Extremis targets India for growth after deal to hook up with Velcro
- Credit: Copyright: Archant 2016
Humanitarian shelter-maker Extremis Technology is launching into India, in a bid to fill up its order book and help families in disaster-hit areas.
The Future50 firm, based at the Hethel Engineering Centre, has been invited to showcase its shelter at a sales event in New Delhi, where it hopes to receive orders for between 1,000 and 3,000 shelters.
Chief executive Julia Glenn said there were 'massive opportunities' in the region, which is home to a large number of displaced families.
'So far our orders have always been for one or two, or groups of four and five, which is why India is so important because of the number of people there,' she added.
'The idea of putting one of the shelters on a plane to India is incredibly exciting. Being in, and doing business in, India is what we were always about.'
It comes after the firm signed a new deal with Velcro – which is used in the shelters – to use the product free of charge 'for life'.
The Boston-based company has also bought one of the HuSh Storm shelters for its US office.
- 1 Carriageway of A11 closed after air ambulance called to crash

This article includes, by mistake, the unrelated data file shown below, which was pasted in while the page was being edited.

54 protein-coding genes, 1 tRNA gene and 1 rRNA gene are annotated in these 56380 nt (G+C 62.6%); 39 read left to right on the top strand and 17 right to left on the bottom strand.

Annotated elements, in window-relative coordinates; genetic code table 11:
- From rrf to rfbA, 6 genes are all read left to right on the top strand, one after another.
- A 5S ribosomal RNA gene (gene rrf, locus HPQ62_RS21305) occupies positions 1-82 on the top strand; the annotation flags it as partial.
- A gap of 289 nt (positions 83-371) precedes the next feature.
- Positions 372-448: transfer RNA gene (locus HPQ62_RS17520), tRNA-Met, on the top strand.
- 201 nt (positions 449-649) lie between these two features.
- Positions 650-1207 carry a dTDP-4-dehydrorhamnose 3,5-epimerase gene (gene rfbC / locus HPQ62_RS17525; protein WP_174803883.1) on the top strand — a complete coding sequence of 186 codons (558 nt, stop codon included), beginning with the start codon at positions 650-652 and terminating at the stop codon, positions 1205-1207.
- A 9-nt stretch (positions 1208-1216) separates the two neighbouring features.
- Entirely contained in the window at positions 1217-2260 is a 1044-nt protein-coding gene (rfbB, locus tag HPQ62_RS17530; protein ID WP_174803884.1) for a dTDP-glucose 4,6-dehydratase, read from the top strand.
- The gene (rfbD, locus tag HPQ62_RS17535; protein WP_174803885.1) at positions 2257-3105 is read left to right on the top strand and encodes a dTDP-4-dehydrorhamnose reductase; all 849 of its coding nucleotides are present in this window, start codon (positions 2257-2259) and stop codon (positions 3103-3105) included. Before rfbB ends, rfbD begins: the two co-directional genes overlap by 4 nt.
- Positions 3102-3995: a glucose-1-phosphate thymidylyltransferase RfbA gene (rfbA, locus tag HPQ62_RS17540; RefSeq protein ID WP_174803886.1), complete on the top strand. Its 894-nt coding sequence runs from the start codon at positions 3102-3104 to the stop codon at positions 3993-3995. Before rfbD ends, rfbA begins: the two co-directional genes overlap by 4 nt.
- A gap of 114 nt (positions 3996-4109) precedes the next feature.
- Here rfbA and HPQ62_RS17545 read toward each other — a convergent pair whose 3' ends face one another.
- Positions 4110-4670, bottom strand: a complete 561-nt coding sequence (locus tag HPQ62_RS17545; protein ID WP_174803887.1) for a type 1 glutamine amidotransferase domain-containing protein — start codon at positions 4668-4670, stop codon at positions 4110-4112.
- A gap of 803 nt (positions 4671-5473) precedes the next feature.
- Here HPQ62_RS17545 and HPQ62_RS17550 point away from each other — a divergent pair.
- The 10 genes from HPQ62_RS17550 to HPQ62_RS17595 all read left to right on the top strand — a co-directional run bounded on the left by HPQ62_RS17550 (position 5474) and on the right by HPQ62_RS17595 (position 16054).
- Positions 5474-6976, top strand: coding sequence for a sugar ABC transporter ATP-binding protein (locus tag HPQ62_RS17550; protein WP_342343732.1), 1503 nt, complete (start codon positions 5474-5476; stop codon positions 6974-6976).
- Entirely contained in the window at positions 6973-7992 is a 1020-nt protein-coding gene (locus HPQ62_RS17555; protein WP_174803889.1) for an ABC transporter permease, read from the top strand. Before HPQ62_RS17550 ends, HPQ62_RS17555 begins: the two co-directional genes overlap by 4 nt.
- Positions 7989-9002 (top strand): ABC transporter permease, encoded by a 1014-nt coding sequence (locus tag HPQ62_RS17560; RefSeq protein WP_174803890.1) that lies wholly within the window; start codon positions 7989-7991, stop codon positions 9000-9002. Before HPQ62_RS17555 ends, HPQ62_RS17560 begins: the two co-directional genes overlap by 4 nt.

- 2 Drink driving teacher crashed into church wall with baby in car
- 3 Michael Bublé concert bans chairs and blankets from gig
- 4 Man dies after collapsing during dog walk in Norfolk village
- 5 7 of the prettiest villages in north Norfolk
- 6 Norwich Airport TUI flight delayed by 42 hours
- 7 Fire crews called to vehicle blaze on A47
- 8 A47 reopens after serious crash near Swaffham
- 9 11 indulgent spa getaways in East Anglia
- 10 Investigations continuing after man suffers serious injuries in crash
'That is really exciting for us,' said Ms Glenn.
'It has been such hard work but there is nobody, even at FTSE level, that will say it's not been worth it.'
Extremis Technology's HuSh shelters are designed to be deployed about six months after a humanitarian disaster or refugee crisis.
When emergency shelters such as tents are no longer needed, and the task of rebuilding communities begin, the HuSh shelters come in.
Providing licences for its designs to non-governmental organisations across the world is how Extremis Technology hopes to increase its turnover to £1.5m by next year, up from between £30,000 and £40,000 so far.
The Green Brick Project is sponsoring the trip to India.
Are you expanding your business? Email email@example.com